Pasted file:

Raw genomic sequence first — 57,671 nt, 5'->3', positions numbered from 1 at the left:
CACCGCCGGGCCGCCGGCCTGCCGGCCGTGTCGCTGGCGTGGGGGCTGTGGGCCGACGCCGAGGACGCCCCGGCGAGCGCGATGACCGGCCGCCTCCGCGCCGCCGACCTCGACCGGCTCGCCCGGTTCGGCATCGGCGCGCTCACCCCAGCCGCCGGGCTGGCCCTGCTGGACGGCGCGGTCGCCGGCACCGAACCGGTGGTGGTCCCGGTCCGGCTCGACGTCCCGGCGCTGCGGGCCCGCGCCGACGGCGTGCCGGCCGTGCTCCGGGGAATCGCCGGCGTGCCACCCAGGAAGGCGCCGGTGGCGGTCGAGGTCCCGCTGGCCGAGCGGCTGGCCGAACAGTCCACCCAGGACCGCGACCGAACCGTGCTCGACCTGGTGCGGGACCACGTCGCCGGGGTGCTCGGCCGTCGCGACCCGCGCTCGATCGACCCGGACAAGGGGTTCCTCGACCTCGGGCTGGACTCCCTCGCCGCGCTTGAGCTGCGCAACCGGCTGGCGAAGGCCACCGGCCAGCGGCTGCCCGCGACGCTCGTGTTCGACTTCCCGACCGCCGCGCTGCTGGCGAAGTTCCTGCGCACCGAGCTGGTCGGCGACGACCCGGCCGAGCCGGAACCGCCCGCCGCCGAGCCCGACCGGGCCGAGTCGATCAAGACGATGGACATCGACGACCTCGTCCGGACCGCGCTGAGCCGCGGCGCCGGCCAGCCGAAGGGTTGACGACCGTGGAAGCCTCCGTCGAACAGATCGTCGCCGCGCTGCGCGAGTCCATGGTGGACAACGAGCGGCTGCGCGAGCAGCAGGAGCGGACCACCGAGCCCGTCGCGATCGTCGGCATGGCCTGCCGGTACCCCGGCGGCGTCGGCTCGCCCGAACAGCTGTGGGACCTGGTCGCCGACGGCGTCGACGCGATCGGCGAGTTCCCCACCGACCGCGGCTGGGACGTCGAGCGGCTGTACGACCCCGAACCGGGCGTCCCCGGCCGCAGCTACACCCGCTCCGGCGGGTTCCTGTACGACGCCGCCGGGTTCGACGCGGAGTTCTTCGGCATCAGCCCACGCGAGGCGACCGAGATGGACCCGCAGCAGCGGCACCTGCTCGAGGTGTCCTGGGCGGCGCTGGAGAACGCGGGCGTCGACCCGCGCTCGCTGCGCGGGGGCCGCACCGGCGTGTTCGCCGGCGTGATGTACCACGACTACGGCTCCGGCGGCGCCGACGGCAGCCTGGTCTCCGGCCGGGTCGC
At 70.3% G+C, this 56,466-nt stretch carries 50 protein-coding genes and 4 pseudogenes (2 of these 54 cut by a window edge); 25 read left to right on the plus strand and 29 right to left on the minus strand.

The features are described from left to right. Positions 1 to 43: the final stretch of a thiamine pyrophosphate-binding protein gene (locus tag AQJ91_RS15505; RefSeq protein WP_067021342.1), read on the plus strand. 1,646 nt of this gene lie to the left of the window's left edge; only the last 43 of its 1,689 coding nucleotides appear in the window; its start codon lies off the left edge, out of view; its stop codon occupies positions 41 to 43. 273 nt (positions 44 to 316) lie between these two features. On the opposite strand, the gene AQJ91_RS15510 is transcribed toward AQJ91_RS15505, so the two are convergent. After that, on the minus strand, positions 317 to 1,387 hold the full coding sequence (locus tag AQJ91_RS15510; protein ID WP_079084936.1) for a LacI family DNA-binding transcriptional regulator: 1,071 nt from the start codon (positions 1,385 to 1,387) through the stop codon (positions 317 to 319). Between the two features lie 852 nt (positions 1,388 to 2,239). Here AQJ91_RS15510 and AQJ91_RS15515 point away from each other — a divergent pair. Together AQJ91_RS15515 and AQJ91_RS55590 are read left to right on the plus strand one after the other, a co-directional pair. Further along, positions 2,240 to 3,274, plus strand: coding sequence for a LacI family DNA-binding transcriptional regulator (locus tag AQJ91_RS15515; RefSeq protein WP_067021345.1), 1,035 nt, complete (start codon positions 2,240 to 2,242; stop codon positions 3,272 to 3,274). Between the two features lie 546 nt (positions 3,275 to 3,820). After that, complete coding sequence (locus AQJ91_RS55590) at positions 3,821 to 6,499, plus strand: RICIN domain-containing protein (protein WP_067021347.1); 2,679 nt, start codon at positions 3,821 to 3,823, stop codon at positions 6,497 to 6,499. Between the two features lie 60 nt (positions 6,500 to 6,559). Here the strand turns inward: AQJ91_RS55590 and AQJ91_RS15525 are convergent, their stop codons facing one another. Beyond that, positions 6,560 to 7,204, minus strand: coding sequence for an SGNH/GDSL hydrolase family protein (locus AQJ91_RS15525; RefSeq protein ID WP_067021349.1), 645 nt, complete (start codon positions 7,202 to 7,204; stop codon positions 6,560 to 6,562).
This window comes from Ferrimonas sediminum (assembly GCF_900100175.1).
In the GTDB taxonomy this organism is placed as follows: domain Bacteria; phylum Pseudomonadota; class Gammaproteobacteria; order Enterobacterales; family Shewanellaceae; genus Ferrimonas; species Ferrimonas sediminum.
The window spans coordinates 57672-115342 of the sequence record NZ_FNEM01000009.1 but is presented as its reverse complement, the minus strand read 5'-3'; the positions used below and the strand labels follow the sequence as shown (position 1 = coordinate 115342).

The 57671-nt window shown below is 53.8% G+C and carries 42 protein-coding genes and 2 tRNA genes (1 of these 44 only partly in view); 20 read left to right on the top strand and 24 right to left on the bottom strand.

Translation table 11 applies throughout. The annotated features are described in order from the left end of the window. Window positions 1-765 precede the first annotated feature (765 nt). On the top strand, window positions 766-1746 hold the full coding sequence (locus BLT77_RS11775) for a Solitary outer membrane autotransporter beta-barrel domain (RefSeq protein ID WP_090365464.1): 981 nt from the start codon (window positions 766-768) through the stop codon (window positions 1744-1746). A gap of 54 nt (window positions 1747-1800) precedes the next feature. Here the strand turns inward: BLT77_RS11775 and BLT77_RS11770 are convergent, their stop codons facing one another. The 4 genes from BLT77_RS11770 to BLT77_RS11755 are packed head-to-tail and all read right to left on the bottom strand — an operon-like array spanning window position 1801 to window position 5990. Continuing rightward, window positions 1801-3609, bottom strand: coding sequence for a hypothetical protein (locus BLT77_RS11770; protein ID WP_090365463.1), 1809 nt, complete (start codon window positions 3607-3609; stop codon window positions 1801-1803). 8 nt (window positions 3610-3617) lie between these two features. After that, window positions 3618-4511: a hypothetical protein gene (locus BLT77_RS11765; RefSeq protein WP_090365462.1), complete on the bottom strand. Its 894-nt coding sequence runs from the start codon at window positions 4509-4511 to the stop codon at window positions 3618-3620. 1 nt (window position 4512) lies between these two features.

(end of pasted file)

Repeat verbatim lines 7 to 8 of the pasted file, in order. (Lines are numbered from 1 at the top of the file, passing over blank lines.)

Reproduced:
The window spans coordinates 57672-115342 of the sequence record NZ_FNEM01000009.1 but is presented as its reverse complement, the minus strand read 5'-3'; the positions used below and the strand labels follow the sequence as shown (position 1 = coordinate 115342).

The 57671-nt window shown below is 53.8% G+C and carries 42 protein-coding genes and 2 tRNA genes (1 of these 44 only partly in view); 20 read left to right on the top strand and 24 right to left on the bottom strand.